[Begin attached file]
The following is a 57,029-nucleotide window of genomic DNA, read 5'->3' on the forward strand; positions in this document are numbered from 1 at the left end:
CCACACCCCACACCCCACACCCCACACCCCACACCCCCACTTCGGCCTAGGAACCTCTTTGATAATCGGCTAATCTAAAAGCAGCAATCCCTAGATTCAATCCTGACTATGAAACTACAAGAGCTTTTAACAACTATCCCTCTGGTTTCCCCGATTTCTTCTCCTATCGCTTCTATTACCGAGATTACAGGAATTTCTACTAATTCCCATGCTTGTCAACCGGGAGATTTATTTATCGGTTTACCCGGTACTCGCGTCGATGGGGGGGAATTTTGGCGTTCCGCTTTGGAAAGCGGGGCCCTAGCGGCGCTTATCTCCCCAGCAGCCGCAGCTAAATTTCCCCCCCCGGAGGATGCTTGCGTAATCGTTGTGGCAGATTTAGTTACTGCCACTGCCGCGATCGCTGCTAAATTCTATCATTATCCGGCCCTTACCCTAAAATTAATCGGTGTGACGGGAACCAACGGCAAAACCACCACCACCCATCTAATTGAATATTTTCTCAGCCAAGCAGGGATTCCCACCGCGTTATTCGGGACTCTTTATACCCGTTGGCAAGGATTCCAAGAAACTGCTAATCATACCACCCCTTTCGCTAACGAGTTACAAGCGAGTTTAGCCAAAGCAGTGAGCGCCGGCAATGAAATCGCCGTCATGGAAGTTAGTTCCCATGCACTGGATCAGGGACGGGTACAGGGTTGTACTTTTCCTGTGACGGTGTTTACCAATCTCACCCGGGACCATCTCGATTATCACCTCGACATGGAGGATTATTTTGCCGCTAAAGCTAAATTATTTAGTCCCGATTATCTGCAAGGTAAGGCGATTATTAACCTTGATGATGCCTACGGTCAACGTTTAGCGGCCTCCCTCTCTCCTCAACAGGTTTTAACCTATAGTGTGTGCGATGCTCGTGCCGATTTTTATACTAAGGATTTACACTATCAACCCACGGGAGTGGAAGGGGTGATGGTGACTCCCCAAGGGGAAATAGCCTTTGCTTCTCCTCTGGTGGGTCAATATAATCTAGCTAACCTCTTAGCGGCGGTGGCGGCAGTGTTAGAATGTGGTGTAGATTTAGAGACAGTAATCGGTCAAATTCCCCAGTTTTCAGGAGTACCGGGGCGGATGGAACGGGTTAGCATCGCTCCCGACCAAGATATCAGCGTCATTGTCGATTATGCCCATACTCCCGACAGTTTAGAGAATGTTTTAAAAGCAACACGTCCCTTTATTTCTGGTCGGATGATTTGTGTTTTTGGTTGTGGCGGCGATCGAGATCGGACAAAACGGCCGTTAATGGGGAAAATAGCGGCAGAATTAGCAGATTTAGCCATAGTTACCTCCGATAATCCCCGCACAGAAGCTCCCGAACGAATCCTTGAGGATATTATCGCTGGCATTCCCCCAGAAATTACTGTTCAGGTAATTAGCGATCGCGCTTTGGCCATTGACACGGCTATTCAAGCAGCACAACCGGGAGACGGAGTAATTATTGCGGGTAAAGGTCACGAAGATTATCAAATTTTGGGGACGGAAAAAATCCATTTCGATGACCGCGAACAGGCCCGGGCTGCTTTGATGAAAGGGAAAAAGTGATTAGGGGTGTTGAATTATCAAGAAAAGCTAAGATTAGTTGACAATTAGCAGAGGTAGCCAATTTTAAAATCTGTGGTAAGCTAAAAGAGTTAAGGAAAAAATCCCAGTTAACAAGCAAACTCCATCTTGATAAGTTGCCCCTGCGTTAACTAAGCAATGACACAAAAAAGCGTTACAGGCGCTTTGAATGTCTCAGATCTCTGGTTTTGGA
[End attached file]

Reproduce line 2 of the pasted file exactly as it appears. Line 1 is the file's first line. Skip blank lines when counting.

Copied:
CCACACCCCACACCCCACACCCCACACCCCACACCCCCACTTCGGCCTAGGAACCTCTTTGATAATCGGCTAATCTAAAAGCAGCAATCCCTAGATTCAATCCTGACTATGAAACTACAAGAGCTTTTAACAACTATCCCTCTGGTTTCCCCGATTTCTTCTCCTATCGCTTCTATTACCGAGATTACAGGAATTTCTACTAATTCCCATGCTTGTCAACCGGGAGATTTATTTATCGGTTTACCCGGTACTCGCGTCGATGGGGGGGAATTTTGGCGTTCCGCTTTGGAAAGCGGGGCCCTAGCGGCGCTTATCTCCCCAGCAGCCGCAGCTAAATTTCCCCCCCCGGAGGATGCTTGCGTAATCGTTGTGGCAGATTTAGTTACTGCCACTGCCGCGATCGCTGCTAAATTCTATCATTATCCGGCCCTTACCCTAAAATTAATCGGTGTGACGGGAACCAACGGCAAAACCACCACCACCCATCTAATTGAATATTTTCTCAGCCAAGCAGGGATTCCCACCGCGTTATTCGGGACTCTTTATACCCGTTGGCAAGGATTCCAAGAAACTGCTAATCATACCACCCCTTTCGCTAACGAGTTACAAGCGAGTTTAGCCAAAGCAGTGAGCGCCGGCAATGAAATCGCCGTCATGGAAGTTAGTTCCCATGCACTGGATCAGGGACGGGTACAGGGTTGTACTTTTCCTGTGACGGTGTTTACCAATCTCACCCGGGACCATCTCGATTATCACCTCGACATGGAGGATTATTTTGCCGCTAAAGCTAAATTATTTAGTCCCGATTATCTGCAAGGTAAGGCGATTATTAACCTTGATGATGCCTACGGTCAACGTTTAGCGGCCTCCCTCTCTCCTCAACAGGTTTTAACCTATAGTGTGTGCGATGCTCGTGCCGATTTTTATACTAAGGATTTACACTATCAACCCACGGGAGTGGAAGGGGTGATGGTGACTCCCCAAGGGGAAATAGCCTTTGCTTCTCCTCTGGTGGGTCAATATAATCTAGCTAACCTCTTAGCGGCGGTGGCGGCAGTGTTAGAATGTGGTGTAGATTTAGAGACAGTAATCGGTCAAATTCCCCAGTTTTCAGGAGTACCGGGGCGGATGGAACGGGTTAGCATCGCTCCCGACCAAGATATCAGCGTCATTGTCGATTATGCCCATACTCCCGACAGTTTAGAGAATGTTTTAAAAGCAACACGTCCCTTTATTTCTGGTCGGATGATTTGTGTTTTTGGTTGTGGCGGCGATCGAGATCGGACAAAACGGCCGTTAATGGGGAAAATAGCGGCAGAATTAGCAGATTTAGCCATAGTTACCTCCGATAATCCCCGCACAGAAGCTCCCGAACGAATCCTTGAGGATATTATCGCTGGCATTCCCCCAGAAATTACTGTTCAGGTAATTAGCGATCGCGCTTTGGCCATTGACACGGCTATTCAAGCAGCACAACCGGGAGACGGAGTAATTATTGCGGGTAAAGGTCACGAAGATTATCAAATTTTGGGGACGGAAAAAATCCATTTCGATGACCGCGAACAGGCCCGGGCTGCTTTGATGAAAGGGAAAAAGTGATTAGGGGTGTTGAATTATCAAGAAAAGCTAAGATTAGTTGACAATTAGCAGAGGTAGCCAATTTTAAAATCTGTGGTAAGCTAAAAGAGTTAAGGAAAAAATCCCAGTTAACAAGCAAACTCCATCTTGATAAGTTGCCCCTGCGTTAACTAAGCAATGACACAAAAAAGCGTTACAGGCGCTTTGAATGTCTCAGATCTCTGGTTTTGGA